Types of Credit Cards

Incentives and Rewards

These days, many credit card companies offer some type of rewards program or incentives. These can include:

  • no balance transfer fees and super-low interest for a limited time
  • a low introductory rate on new purchases and balance transfers for a limited time
  • cash rewards: Cash back as a percentage of your purchase transactions
  • gas and grocery store rewards: Earn cash back or points for using a card at a particular retailer
  • travel rewards: Earn points toward airfare or hotel prices
  • sign-up bonuses: Earn money just for opening an account

Balance Transfers

A balance transfer can help you save money on high-interest debt by moving that debt to a card that charges a lower interest rate specifically for balance transfers. Some cards offer 0% interest for up to 18 months as long as you make the minimum monthly payments. However, many credit card issuers charge a balance transfer fee of between 3% to 5% of the transferred amount. (Tip: Navy Federal and some other financial institutions don’t charge a balance transfer fee.* Be sure to ask.) Transferring a $5,000 debt at a 5% fee would add another $250 to your pre-existing debt.

Paying off one credit card with another can be a financially smart move, especially if it means going from paying 20% interest on your charges to paying 0%. For instance, you would have to make 12 monthly payments of $463.17 to pay off a $5,000 debt at 20% interest. When you transfer that debt to a 0% interest card, your monthly payments drop to $416.67. When you subtract the 5% transfer fee, you still save $258.04 over a year’s time.

The key is to pay off the transferred balance in full before the promotional interest rate expires. If you don’t, the new card may charge an even higher interest rate on the remaining balance than the card you first transferred the debt from.

*Rates are variable and will vary with the market based on Prime Rate.

Cash Advances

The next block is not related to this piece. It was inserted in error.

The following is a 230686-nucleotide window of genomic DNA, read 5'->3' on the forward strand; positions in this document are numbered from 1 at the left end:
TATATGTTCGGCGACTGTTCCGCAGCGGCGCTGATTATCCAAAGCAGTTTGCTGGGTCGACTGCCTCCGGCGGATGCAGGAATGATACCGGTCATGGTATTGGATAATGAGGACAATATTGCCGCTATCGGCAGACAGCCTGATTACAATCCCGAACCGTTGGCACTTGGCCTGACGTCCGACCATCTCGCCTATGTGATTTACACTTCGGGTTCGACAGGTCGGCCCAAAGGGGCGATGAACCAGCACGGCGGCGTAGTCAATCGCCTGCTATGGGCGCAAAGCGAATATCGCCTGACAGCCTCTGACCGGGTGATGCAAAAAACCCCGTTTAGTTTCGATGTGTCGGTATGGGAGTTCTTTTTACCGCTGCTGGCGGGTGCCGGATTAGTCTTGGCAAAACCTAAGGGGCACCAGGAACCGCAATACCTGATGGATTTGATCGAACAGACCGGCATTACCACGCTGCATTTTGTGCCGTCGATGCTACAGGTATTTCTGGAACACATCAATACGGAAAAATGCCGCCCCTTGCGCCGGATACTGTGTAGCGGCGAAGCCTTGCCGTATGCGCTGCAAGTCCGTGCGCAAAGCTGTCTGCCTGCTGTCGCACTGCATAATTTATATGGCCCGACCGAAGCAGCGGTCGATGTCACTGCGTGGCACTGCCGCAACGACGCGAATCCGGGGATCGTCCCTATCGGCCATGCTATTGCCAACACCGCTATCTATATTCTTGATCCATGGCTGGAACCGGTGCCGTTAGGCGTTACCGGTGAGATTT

You can use your credit card to do more than make purchases. You can also take out cash. You can withdraw funds at a credit union, bank or ATM with your credit card or use convenience checks supplied by the card company.

Borrowing against your credit card can be a quick way to make it through tight times, but be careful! The interest rate on cash advances is often significantly higher than on purchases. Plus, the interest charges start accumulating as soon as you take out the money. In addition, you may pay a transaction fee for the cash advance. This may be a flat rate, a percentage of the withdrawal or a combination of both. Some credit cards have a different credit limit on cash advances than on purchases. You may pay extra fees for going over your cash withdrawal limit.  

Travel Protection

Vacations are supposed to be relaxing, fun adventures, but sometimes things can go wrong. Some mishaps may be covered or reimbursed when you use your credit card to pay for certain travel expenses, like airfare and rental car reservations. You need to check with your credit card issuer to see what types of travel protection, if any, you are entitled to. Examples of travel protection include:


Travel cancellation insurance: If an emergency, illness or death in the family interferes with your travel plans, you can recoup the costs of non-refundable flights.

Travel delays: Some companies will reimburse you for meal and lodging expenses if your flight is delayed or canceled due to certain conditions, like weather issues. 

Travel accident insurance: If you’re injured or killed while traveling by plane, train, bus or boat while on vacation—and you paid for the ticket with your credit card—you or your survivors may receive a cash payout. Medical problems (such as heart attacks) aren’t covered, although some cards offer a separate travel insurance plan for a fee that covers certain medical expenses during travel.

Rental car collision insurance: A majority of credit cards will cover the cost of fixing damage to a rental car. You don’t need to pay extra for the rental car company’s insurance. 

Lost luggage insurance: Some credit card issuers will reimburse you for items if the airline loses your checked bag.

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